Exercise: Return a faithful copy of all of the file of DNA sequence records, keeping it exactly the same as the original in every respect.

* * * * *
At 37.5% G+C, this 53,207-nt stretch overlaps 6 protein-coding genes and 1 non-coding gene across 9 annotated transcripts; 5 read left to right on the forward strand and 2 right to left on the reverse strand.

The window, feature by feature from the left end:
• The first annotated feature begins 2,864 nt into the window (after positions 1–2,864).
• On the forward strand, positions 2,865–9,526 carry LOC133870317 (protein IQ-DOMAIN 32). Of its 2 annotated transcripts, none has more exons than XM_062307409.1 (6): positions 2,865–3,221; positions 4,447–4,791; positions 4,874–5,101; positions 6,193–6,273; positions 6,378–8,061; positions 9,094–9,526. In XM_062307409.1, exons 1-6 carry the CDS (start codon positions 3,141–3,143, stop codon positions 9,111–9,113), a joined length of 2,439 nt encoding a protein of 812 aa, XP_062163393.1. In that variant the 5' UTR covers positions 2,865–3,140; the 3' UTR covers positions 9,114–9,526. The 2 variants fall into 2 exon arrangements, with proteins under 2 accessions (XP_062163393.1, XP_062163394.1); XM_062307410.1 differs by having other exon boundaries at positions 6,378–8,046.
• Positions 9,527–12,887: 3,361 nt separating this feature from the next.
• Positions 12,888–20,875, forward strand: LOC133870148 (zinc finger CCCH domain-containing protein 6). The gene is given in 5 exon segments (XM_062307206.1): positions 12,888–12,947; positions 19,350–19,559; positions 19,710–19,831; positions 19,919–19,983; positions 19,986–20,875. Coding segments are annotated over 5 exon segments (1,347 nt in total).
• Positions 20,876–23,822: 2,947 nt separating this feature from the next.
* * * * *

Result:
At 37.5% G+C, this 53,207-nt stretch overlaps 6 protein-coding genes and 1 non-coding gene across 9 annotated transcripts; 5 read left to right on the forward strand and 2 right to left on the reverse strand.

The window, feature by feature from the left end:
• The first annotated feature begins 2,864 nt into the window (after positions 1–2,864).
• On the forward strand, positions 2,865–9,526 carry LOC133870317 (protein IQ-DOMAIN 32). Of its 2 annotated transcripts, none has more exons than XM_062307409.1 (6): positions 2,865–3,221; positions 4,447–4,791; positions 4,874–5,101; positions 6,193–6,273; positions 6,378–8,061; positions 9,094–9,526. In XM_062307409.1, exons 1-6 carry the CDS (start codon positions 3,141–3,143, stop codon positions 9,111–9,113), a joined length of 2,439 nt encoding a protein of 812 aa, XP_062163393.1. In that variant the 5' UTR covers positions 2,865–3,140; the 3' UTR covers positions 9,114–9,526. The 2 variants fall into 2 exon arrangements, with proteins under 2 accessions (XP_062163393.1, XP_062163394.1); XM_062307410.1 differs by having other exon boundaries at positions 6,378–8,046.
• Positions 9,527–12,887: 3,361 nt separating this feature from the next.
• Positions 12,888–20,875, forward strand: LOC133870148 (zinc finger CCCH domain-containing protein 6). The gene is given in 5 exon segments (XM_062307206.1): positions 12,888–12,947; positions 19,350–19,559; positions 19,710–19,831; positions 19,919–19,983; positions 19,986–20,875. Coding segments are annotated over 5 exon segments (1,347 nt in total).
• Positions 20,876–23,822: 2,947 nt separating this feature from the next.